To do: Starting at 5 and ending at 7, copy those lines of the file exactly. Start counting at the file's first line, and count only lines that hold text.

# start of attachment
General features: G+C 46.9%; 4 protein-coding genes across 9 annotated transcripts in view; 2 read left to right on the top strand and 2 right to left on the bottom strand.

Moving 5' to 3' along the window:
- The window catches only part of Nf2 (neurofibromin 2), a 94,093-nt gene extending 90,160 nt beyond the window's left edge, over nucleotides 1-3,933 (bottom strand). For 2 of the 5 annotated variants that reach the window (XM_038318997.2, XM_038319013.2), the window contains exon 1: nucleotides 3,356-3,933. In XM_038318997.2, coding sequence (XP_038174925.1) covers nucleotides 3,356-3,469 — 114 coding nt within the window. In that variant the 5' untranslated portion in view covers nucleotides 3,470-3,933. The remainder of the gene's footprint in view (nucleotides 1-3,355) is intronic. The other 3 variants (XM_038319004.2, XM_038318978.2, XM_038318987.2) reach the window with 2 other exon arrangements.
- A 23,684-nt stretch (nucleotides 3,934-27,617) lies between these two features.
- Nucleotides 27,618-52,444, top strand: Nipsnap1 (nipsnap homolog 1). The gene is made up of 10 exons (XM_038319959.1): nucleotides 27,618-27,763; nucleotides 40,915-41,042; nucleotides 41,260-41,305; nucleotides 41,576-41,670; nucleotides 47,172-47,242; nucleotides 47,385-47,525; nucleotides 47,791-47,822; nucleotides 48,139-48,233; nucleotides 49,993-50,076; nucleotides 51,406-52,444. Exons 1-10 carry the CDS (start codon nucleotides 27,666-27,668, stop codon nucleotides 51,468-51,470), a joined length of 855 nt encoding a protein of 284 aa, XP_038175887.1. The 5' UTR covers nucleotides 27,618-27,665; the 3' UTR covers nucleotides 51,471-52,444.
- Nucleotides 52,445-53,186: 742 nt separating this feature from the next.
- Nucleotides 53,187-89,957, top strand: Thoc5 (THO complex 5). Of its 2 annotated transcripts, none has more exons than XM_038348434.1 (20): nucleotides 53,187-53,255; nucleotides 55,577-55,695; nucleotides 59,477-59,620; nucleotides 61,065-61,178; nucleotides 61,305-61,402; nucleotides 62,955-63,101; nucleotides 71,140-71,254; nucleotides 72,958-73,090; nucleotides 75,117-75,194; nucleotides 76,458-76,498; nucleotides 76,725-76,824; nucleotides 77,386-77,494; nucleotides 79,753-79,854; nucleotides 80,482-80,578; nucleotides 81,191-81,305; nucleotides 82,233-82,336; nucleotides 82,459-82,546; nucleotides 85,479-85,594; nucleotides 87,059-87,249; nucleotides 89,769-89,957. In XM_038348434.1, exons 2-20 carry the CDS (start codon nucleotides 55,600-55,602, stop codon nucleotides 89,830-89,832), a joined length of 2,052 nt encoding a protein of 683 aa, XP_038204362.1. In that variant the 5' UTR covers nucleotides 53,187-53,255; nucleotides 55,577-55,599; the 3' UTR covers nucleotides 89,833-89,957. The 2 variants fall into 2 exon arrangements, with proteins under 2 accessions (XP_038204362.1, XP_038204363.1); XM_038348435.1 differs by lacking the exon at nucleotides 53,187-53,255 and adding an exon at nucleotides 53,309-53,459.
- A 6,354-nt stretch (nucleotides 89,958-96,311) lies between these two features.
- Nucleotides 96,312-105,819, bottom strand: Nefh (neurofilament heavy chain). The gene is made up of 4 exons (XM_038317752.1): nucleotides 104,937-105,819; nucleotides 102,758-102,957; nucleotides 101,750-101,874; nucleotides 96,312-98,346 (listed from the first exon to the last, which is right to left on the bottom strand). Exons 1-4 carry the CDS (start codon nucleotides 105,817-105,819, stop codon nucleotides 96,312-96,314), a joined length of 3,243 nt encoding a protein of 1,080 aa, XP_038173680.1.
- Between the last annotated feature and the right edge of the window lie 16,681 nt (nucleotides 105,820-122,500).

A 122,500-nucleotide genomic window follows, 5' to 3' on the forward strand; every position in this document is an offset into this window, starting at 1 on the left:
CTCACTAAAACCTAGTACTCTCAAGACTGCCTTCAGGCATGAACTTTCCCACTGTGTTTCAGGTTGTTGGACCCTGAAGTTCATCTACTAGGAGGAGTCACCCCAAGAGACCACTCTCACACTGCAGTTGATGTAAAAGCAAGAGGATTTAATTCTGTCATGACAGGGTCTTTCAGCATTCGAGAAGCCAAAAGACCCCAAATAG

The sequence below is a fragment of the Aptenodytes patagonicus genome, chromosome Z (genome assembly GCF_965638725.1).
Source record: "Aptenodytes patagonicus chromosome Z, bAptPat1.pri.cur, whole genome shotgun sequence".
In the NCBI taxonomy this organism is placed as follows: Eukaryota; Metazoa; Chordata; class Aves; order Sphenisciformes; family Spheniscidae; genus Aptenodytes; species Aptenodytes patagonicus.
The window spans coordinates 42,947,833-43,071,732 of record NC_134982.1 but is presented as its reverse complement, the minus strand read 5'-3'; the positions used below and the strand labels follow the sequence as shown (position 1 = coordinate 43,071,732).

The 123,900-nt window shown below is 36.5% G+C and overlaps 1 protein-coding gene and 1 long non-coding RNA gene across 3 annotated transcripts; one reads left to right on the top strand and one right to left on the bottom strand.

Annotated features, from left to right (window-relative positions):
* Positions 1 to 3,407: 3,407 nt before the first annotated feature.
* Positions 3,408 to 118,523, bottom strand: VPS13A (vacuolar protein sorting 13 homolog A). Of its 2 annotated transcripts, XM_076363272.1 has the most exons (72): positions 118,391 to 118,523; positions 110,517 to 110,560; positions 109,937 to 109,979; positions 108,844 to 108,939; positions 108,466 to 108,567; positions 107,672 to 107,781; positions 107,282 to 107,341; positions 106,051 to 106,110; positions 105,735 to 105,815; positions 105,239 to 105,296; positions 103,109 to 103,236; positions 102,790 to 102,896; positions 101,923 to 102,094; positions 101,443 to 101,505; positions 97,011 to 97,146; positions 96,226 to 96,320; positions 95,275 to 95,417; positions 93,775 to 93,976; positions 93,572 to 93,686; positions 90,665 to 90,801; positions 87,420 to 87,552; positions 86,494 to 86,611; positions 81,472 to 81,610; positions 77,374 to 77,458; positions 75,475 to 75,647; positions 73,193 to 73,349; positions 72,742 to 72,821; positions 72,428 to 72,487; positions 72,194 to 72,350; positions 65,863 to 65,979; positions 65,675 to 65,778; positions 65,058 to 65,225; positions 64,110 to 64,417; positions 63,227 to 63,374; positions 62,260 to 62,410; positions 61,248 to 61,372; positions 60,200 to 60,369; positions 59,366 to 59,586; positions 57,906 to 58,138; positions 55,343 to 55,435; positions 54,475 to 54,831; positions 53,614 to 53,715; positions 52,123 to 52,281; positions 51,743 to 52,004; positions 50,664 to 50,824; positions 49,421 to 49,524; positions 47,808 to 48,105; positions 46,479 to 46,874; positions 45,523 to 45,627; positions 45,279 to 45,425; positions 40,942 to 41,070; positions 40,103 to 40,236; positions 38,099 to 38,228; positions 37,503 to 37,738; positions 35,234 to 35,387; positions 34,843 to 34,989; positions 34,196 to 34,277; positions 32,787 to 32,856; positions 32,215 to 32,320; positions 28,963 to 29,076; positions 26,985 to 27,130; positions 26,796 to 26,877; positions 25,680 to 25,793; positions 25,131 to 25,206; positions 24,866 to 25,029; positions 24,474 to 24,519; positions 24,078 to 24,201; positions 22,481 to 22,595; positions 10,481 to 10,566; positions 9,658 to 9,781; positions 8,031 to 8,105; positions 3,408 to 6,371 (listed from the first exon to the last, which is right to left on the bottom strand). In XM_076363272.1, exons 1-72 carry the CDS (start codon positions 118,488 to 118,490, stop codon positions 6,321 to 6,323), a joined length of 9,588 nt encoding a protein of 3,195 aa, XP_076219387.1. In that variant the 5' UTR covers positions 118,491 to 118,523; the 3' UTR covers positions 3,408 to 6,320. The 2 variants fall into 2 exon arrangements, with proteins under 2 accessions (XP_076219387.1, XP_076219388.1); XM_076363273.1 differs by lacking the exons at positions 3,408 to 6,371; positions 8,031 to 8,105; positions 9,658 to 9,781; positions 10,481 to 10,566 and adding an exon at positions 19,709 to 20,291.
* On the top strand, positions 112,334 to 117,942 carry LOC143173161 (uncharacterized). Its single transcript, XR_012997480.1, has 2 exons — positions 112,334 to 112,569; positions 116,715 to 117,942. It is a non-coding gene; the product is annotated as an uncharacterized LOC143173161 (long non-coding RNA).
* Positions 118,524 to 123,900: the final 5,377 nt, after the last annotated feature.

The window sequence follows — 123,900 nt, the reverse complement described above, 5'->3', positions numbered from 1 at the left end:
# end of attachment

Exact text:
- Nucleotides 27,618-52,444, top strand: Nipsnap1 (nipsnap homolog 1). The gene is made up of 10 exons (XM_038319959.1): nucleotides 27,618-27,763; nucleotides 40,915-41,042; nucleotides 41,260-41,305; nucleotides 41,576-41,670; nucleotides 47,172-47,242; nucleotides 47,385-47,525; nucleotides 47,791-47,822; nucleotides 48,139-48,233; nucleotides 49,993-50,076; nucleotides 51,406-52,444. Exons 1-10 carry the CDS (start codon nucleotides 27,666-27,668, stop codon nucleotides 51,468-51,470), a joined length of 855 nt encoding a protein of 284 aa, XP_038175887.1. The 5' UTR covers nucleotides 27,618-27,665; the 3' UTR covers nucleotides 51,471-52,444.
- Nucleotides 52,445-53,186: 742 nt separating this feature from the next.
- Nucleotides 53,187-89,957, top strand: Thoc5 (THO complex 5). Of its 2 annotated transcripts, none has more exons than XM_038348434.1 (20): nucleotides 53,187-53,255; nucleotides 55,577-55,695; nucleotides 59,477-59,620; nucleotides 61,065-61,178; nucleotides 61,305-61,402; nucleotides 62,955-63,101; nucleotides 71,140-71,254; nucleotides 72,958-73,090; nucleotides 75,117-75,194; nucleotides 76,458-76,498; nucleotides 76,725-76,824; nucleotides 77,386-77,494; nucleotides 79,753-79,854; nucleotides 80,482-80,578; nucleotides 81,191-81,305; nucleotides 82,233-82,336; nucleotides 82,459-82,546; nucleotides 85,479-85,594; nucleotides 87,059-87,249; nucleotides 89,769-89,957. In XM_038348434.1, exons 2-20 carry the CDS (start codon nucleotides 55,600-55,602, stop codon nucleotides 89,830-89,832), a joined length of 2,052 nt encoding a protein of 683 aa, XP_038204362.1. In that variant the 5' UTR covers nucleotides 53,187-53,255; nucleotides 55,577-55,599; the 3' UTR covers nucleotides 89,833-89,957. The 2 variants fall into 2 exon arrangements, with proteins under 2 accessions (XP_038204362.1, XP_038204363.1); XM_038348435.1 differs by lacking the exon at nucleotides 53,187-53,255 and adding an exon at nucleotides 53,309-53,459.